"Pero eso no interesa aquí."
Translation:But that is of no interest here.
The Duobot has been harvesting the academic papers: https://www.google.com/search?q=%22but+that+is+of+no+interest+here%22
The hover over for "interesa" is "takes interest", but the English translation seems to use a different meaning. Perhaps the hover over should say something like "is of interest" or "warrants interest", rather than "takes interest". To me, "takes interest" completely reverses the meaning of the verb to be the opposite of how it is used in the English translation provided -- which I found very confusing.
If someone came to my door and wanted to sign a petition to save the Box Elder Beetle, I could tell her I appreciated her effort, "But that is of no interest here." Many of these sentences are generated by a computer program with the goal of offering sentences that make sense in Spanish -- not necessarily English. :)
Yes, 'Interest' is a noun in itself, but here it is part of a verb phrase (because English doesn't have a single-word verb equivalent to Spanish 'interesar').
It looks like 'interesar' can mean either "to take an interest in" or "to be of interest". Grammatically, these English verb phrases function entirely differently: in the former, the subject noun is the entity taking an interest; in the latter, the subject is the entity receiving interest. DL should probably include both meanings in the hints.
...Anyone know why the "be of interest" meaning here isn't a reflexive verb ('interesarse' instead of 'insteresar')? "Pero eso no lo interesa aquí" seems like it would be a lot less ambiguous!
Because 'to be of interest' means that it is of interest to 'the people', so 'eso interessa' means it is of interest to 'the people' (meaning it is inherently interesting). If you translate 'pero eso no lo interesa aqui' you get 'but that doesn't matter to him/her/it here'.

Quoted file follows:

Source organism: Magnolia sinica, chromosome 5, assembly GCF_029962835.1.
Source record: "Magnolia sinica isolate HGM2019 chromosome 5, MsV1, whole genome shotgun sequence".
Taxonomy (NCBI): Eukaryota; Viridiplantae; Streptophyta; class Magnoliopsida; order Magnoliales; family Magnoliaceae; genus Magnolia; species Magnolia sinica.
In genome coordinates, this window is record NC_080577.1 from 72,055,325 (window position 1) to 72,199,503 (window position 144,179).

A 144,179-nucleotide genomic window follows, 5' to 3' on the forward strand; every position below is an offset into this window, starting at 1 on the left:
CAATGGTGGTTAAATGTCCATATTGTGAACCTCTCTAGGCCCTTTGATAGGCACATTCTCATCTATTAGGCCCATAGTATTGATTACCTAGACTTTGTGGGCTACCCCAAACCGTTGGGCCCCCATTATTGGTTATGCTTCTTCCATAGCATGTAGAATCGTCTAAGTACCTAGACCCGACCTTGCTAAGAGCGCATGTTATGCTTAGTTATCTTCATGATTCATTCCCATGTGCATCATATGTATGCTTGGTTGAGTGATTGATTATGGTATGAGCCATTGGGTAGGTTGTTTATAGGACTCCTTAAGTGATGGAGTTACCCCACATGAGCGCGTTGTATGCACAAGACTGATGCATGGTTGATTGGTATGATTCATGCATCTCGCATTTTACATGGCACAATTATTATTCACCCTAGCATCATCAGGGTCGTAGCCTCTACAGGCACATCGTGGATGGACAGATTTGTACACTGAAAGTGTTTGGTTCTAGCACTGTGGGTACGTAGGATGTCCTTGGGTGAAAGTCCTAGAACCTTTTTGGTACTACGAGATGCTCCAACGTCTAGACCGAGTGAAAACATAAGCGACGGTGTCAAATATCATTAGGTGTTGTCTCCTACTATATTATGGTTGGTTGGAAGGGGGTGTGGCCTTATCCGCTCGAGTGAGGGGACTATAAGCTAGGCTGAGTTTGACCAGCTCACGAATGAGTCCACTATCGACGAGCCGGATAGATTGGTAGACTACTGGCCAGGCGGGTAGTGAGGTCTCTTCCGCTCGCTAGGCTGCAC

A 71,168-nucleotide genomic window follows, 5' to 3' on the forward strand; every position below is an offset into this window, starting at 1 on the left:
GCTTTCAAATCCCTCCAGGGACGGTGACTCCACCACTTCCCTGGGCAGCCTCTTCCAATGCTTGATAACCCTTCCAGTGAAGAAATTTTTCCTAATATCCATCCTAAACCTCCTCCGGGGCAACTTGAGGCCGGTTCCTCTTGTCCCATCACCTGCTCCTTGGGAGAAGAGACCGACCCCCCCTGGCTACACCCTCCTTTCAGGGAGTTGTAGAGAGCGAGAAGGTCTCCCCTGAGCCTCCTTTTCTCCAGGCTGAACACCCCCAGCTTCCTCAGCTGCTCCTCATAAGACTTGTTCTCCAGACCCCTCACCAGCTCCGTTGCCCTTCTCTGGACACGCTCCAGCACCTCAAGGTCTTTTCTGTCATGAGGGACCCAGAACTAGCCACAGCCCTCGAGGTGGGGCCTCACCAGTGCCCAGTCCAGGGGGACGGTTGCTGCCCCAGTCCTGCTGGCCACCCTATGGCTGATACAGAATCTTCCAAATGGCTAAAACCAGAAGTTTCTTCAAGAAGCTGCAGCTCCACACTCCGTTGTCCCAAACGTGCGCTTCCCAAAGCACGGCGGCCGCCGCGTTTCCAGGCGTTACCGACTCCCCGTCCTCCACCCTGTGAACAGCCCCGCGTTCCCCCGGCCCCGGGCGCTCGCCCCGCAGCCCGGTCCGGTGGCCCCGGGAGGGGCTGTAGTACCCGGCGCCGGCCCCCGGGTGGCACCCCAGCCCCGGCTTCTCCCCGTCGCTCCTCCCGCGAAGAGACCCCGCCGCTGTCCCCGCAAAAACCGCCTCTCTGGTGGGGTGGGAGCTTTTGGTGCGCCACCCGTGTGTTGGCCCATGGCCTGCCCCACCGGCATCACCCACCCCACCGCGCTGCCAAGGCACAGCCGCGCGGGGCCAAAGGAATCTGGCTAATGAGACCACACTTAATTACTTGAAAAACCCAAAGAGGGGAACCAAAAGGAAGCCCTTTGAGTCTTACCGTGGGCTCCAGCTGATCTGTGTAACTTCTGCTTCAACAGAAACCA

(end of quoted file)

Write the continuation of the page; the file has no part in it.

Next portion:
Spanish uses the third person to say things when in English you could use you or one (one could say ...).
I don't think relevant is at all the same as interest. If you are having a discussion of where to go on vacation a almost any possible destination would be relevant to that discussion, but many options may not be of interest to you. Moreover since interesar and relevante are both cognates, using the cognate is always a good choice. I know that many users try to avoid the cognate, but teaching cognates is the fastest and easiest way to build vocabulary, and Duo doesn't teach a lot of that. It is a valid concept, although I wish they would drill more on more of the false cognates.
I never know why so many people complain about this sentence. No body in this discussion of this phrase seems to find it very strange. If you look at the last response, it is the clearest
But nevertheless, this is not the forum for suggesting changes to exercises. This is only a discussion forum for users. If you really want Duo to change a sentence or accept a different answer, you must use the other icon to report it.
This is the second time I've encountered this, and I now think that there's a confusion between two verbs and the hover hints are pointing to the wrong verb. "Interesarse" seems to mean "to take an interest in," which "interesar" means "to be of interest, to interest." Here the verb being used seems to be "interesar." The hover hints go for "take an interest in," but you'd have to have some kind of pronoun in the sentence for that to work as a translation.
This makes the most sense to me (having not come across interesar before on Duo and upon seeing misguided looking suggestions which were borne out to be so).
That being said I'm not familiar with the reflexive, and searching the SpanishDict for: interesarse - "to be interested in" interesar - "to interesest"
but they are both headed under "interesar." Once the search is done it looks like I now have the definition of the word "interesar."
If anyone knows what is going on, feel free to say.